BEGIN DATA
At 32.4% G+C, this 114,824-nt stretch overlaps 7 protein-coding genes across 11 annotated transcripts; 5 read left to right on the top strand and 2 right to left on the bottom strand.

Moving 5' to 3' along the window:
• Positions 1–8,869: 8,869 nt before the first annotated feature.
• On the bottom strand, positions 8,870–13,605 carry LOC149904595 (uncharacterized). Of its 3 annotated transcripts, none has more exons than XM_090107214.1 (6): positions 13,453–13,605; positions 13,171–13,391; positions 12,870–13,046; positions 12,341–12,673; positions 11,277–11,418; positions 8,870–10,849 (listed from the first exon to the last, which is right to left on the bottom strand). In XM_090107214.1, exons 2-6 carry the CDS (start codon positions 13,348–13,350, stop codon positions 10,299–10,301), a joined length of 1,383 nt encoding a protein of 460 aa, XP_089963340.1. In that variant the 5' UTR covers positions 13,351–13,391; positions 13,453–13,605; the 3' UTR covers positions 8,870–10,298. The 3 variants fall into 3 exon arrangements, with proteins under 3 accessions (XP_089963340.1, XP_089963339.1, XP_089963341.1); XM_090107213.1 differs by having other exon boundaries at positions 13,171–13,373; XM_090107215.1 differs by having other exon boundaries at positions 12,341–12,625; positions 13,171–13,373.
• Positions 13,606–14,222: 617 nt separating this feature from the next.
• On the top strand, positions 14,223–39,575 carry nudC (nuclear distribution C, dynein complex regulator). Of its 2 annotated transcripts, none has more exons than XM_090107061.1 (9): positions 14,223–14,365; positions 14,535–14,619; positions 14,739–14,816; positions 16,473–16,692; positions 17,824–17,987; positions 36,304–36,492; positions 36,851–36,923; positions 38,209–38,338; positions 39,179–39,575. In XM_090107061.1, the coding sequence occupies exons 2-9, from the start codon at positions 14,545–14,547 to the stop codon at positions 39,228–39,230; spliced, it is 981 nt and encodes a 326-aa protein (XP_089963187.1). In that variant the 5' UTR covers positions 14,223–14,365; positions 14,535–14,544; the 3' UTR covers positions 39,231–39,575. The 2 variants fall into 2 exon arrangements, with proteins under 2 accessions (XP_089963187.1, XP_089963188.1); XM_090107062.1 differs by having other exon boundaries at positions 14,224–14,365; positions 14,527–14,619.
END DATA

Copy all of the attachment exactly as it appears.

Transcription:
At 32.4% G+C, this 114,824-nt stretch overlaps 7 protein-coding genes across 11 annotated transcripts; 5 read left to right on the top strand and 2 right to left on the bottom strand.

Moving 5' to 3' along the window:
• Positions 1–8,869: 8,869 nt before the first annotated feature.
• On the bottom strand, positions 8,870–13,605 carry LOC149904595 (uncharacterized). Of its 3 annotated transcripts, none has more exons than XM_090107214.1 (6): positions 13,453–13,605; positions 13,171–13,391; positions 12,870–13,046; positions 12,341–12,673; positions 11,277–11,418; positions 8,870–10,849 (listed from the first exon to the last, which is right to left on the bottom strand). In XM_090107214.1, exons 2-6 carry the CDS (start codon positions 13,348–13,350, stop codon positions 10,299–10,301), a joined length of 1,383 nt encoding a protein of 460 aa, XP_089963340.1. In that variant the 5' UTR covers positions 13,351–13,391; positions 13,453–13,605; the 3' UTR covers positions 8,870–10,298. The 3 variants fall into 3 exon arrangements, with proteins under 3 accessions (XP_089963340.1, XP_089963339.1, XP_089963341.1); XM_090107213.1 differs by having other exon boundaries at positions 13,171–13,373; XM_090107215.1 differs by having other exon boundaries at positions 12,341–12,625; positions 13,171–13,373.
• Positions 13,606–14,222: 617 nt separating this feature from the next.
• On the top strand, positions 14,223–39,575 carry nudC (nuclear distribution C, dynein complex regulator). Of its 2 annotated transcripts, none has more exons than XM_090107061.1 (9): positions 14,223–14,365; positions 14,535–14,619; positions 14,739–14,816; positions 16,473–16,692; positions 17,824–17,987; positions 36,304–36,492; positions 36,851–36,923; positions 38,209–38,338; positions 39,179–39,575. In XM_090107061.1, the coding sequence occupies exons 2-9, from the start codon at positions 14,545–14,547 to the stop codon at positions 39,228–39,230; spliced, it is 981 nt and encodes a 326-aa protein (XP_089963187.1). In that variant the 5' UTR covers positions 14,223–14,365; positions 14,535–14,544; the 3' UTR covers positions 39,231–39,575. The 2 variants fall into 2 exon arrangements, with proteins under 2 accessions (XP_089963187.1, XP_089963188.1); XM_090107062.1 differs by having other exon boundaries at positions 14,224–14,365; positions 14,527–14,619.